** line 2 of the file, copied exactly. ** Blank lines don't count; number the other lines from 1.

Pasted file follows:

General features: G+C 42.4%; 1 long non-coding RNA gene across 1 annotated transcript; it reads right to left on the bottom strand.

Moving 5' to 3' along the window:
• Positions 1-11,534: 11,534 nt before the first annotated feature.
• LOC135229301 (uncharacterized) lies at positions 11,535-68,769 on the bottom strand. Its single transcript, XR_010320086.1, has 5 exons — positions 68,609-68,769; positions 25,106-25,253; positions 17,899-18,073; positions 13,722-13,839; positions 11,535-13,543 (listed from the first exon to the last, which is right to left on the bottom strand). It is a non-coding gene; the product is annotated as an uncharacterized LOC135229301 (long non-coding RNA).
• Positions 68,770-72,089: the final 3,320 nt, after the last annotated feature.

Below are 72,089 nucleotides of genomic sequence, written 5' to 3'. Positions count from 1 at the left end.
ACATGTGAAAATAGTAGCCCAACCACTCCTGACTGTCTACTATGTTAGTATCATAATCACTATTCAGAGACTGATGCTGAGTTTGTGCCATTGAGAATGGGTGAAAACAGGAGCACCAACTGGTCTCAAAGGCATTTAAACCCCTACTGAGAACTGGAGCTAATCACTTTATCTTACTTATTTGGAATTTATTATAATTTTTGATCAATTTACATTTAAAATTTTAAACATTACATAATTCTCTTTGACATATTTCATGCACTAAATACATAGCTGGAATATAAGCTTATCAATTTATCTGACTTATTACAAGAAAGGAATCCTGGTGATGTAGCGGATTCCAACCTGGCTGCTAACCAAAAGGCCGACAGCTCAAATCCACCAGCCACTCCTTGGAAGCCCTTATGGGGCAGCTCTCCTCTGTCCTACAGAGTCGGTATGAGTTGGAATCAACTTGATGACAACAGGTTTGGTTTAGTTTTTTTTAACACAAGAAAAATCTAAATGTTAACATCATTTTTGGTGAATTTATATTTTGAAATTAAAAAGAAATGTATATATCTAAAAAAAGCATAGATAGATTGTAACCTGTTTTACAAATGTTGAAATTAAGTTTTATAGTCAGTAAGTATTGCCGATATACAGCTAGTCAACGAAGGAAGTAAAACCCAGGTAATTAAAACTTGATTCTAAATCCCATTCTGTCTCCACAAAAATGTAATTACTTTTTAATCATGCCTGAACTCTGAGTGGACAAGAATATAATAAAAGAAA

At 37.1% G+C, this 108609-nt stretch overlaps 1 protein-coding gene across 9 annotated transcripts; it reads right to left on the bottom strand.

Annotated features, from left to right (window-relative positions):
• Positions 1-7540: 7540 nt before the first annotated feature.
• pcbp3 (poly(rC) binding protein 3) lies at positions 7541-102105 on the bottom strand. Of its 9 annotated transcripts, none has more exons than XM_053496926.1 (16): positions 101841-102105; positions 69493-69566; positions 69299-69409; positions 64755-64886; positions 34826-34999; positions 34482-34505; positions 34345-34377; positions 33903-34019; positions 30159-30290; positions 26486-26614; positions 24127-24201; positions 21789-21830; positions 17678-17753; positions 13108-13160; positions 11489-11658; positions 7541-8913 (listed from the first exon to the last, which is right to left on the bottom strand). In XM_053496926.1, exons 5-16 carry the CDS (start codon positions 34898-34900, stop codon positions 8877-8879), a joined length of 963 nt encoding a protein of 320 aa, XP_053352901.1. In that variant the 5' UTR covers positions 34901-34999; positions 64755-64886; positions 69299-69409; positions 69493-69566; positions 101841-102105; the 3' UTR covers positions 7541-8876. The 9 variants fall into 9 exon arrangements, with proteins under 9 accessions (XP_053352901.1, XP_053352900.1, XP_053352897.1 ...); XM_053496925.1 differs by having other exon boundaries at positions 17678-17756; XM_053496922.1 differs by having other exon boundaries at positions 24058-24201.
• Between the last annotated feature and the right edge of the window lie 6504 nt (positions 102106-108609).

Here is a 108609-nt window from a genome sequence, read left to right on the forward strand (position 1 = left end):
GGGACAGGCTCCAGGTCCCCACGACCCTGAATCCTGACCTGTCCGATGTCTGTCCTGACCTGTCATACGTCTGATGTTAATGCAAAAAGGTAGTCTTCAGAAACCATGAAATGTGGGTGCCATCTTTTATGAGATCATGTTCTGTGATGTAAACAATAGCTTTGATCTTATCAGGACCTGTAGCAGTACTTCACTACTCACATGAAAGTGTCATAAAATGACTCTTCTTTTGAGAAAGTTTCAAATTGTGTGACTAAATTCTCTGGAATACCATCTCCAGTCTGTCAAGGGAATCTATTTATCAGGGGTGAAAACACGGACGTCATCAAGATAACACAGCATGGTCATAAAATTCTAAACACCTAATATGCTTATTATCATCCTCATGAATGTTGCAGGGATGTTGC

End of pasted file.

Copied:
Moving 5' to 3' along the window: